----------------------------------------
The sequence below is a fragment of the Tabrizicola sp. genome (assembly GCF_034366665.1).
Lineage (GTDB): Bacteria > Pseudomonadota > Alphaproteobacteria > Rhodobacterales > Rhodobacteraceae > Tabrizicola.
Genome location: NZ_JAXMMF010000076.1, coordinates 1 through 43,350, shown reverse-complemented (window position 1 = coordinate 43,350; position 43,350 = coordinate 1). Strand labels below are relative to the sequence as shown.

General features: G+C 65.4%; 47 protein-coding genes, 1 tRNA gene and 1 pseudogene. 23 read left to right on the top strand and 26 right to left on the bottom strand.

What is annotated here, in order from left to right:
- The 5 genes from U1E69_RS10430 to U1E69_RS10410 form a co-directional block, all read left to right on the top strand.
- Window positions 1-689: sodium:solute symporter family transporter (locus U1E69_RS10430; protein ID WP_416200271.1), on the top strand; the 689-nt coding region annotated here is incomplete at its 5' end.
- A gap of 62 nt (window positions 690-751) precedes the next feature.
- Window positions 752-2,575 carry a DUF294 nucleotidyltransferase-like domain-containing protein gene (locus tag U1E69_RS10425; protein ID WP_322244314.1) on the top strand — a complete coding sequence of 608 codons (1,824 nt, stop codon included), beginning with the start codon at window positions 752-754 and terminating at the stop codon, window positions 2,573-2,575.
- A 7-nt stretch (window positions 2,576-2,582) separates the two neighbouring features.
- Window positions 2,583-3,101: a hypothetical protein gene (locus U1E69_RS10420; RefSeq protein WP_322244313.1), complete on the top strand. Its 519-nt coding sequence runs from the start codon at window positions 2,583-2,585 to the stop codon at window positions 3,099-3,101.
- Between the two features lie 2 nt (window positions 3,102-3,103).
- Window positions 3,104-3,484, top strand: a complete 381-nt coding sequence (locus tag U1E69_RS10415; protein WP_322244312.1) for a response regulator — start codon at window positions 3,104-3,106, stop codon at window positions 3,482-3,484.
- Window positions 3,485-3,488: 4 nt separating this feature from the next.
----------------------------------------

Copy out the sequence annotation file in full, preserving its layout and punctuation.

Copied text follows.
The sequence below is a fragment of the Tabrizicola sp. genome (assembly GCF_034366665.1).
Lineage (GTDB): Bacteria > Pseudomonadota > Alphaproteobacteria > Rhodobacterales > Rhodobacteraceae > Tabrizicola.
Genome location: NZ_JAXMMF010000076.1, coordinates 1 through 43,350, shown reverse-complemented (window position 1 = coordinate 43,350; position 43,350 = coordinate 1). Strand labels below are relative to the sequence as shown.

General features: G+C 65.4%; 47 protein-coding genes, 1 tRNA gene and 1 pseudogene. 23 read left to right on the top strand and 26 right to left on the bottom strand.

What is annotated here, in order from left to right:
- The 5 genes from U1E69_RS10430 to U1E69_RS10410 form a co-directional block, all read left to right on the top strand.
- Window positions 1-689: sodium:solute symporter family transporter (locus U1E69_RS10430; protein ID WP_416200271.1), on the top strand; the 689-nt coding region annotated here is incomplete at its 5' end.
- A gap of 62 nt (window positions 690-751) precedes the next feature.
- Window positions 752-2,575 carry a DUF294 nucleotidyltransferase-like domain-containing protein gene (locus tag U1E69_RS10425; protein ID WP_322244314.1) on the top strand — a complete coding sequence of 608 codons (1,824 nt, stop codon included), beginning with the start codon at window positions 752-754 and terminating at the stop codon, window positions 2,573-2,575.
- A 7-nt stretch (window positions 2,576-2,582) separates the two neighbouring features.
- Window positions 2,583-3,101: a hypothetical protein gene (locus U1E69_RS10420; RefSeq protein WP_322244313.1), complete on the top strand. Its 519-nt coding sequence runs from the start codon at window positions 2,583-2,585 to the stop codon at window positions 3,099-3,101.
- Between the two features lie 2 nt (window positions 3,102-3,103).
- Window positions 3,104-3,484, top strand: a complete 381-nt coding sequence (locus tag U1E69_RS10415; protein WP_322244312.1) for a response regulator — start codon at window positions 3,104-3,106, stop codon at window positions 3,482-3,484.
- Window positions 3,485-3,488: 4 nt separating this feature from the next.